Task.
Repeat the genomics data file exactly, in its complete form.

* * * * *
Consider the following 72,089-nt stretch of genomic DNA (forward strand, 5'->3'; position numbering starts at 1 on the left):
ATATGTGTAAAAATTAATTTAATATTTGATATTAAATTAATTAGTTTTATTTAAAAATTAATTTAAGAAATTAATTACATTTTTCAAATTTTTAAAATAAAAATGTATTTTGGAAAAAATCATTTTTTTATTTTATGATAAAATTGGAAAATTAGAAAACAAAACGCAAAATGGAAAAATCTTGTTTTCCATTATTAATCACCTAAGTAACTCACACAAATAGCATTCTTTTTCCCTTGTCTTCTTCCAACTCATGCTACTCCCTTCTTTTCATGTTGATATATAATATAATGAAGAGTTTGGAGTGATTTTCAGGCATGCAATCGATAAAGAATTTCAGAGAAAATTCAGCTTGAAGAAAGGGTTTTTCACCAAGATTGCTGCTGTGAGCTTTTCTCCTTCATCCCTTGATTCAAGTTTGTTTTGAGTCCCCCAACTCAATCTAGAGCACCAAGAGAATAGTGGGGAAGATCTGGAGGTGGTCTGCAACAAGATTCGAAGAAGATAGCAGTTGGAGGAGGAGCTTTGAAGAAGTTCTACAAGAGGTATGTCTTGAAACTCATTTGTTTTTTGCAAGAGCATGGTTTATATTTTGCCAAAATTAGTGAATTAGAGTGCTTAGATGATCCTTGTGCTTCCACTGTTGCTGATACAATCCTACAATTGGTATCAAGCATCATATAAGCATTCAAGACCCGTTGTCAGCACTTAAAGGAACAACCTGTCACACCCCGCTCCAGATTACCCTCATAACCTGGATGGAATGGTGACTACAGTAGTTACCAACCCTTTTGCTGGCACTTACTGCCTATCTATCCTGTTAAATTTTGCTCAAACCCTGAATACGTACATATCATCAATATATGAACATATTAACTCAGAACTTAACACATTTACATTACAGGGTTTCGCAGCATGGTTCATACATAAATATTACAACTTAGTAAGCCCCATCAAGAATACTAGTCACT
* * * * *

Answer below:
Consider the following 72,089-nt stretch of genomic DNA (forward strand, 5'->3'; position numbering starts at 1 on the left):
ATATGTGTAAAAATTAATTTAATATTTGATATTAAATTAATTAGTTTTATTTAAAAATTAATTTAAGAAATTAATTACATTTTTCAAATTTTTAAAATAAAAATGTATTTTGGAAAAAATCATTTTTTTATTTTATGATAAAATTGGAAAATTAGAAAACAAAACGCAAAATGGAAAAATCTTGTTTTCCATTATTAATCACCTAAGTAACTCACACAAATAGCATTCTTTTTCCCTTGTCTTCTTCCAACTCATGCTACTCCCTTCTTTTCATGTTGATATATAATATAATGAAGAGTTTGGAGTGATTTTCAGGCATGCAATCGATAAAGAATTTCAGAGAAAATTCAGCTTGAAGAAAGGGTTTTTCACCAAGATTGCTGCTGTGAGCTTTTCTCCTTCATCCCTTGATTCAAGTTTGTTTTGAGTCCCCCAACTCAATCTAGAGCACCAAGAGAATAGTGGGGAAGATCTGGAGGTGGTCTGCAACAAGATTCGAAGAAGATAGCAGTTGGAGGAGGAGCTTTGAAGAAGTTCTACAAGAGGTATGTCTTGAAACTCATTTGTTTTTTGCAAGAGCATGGTTTATATTTTGCCAAAATTAGTGAATTAGAGTGCTTAGATGATCCTTGTGCTTCCACTGTTGCTGATACAATCCTACAATTGGTATCAAGCATCATATAAGCATTCAAGACCCGTTGTCAGCACTTAAAGGAACAACCTGTCACACCCCGCTCCAGATTACCCTCATAACCTGGATGGAATGGTGACTACAGTAGTTACCAACCCTTTTGCTGGCACTTACTGCCTATCTATCCTGTTAAATTTTGCTCAAACCCTGAATACGTACATATCATCAATATATGAACATATTAACTCAGAACTTAACACATTTACATTACAGGGTTTCGCAGCATGGTTCATACATAAATATTACAACTTAGTAAGCCCCATCAAGAATACTAGTCACT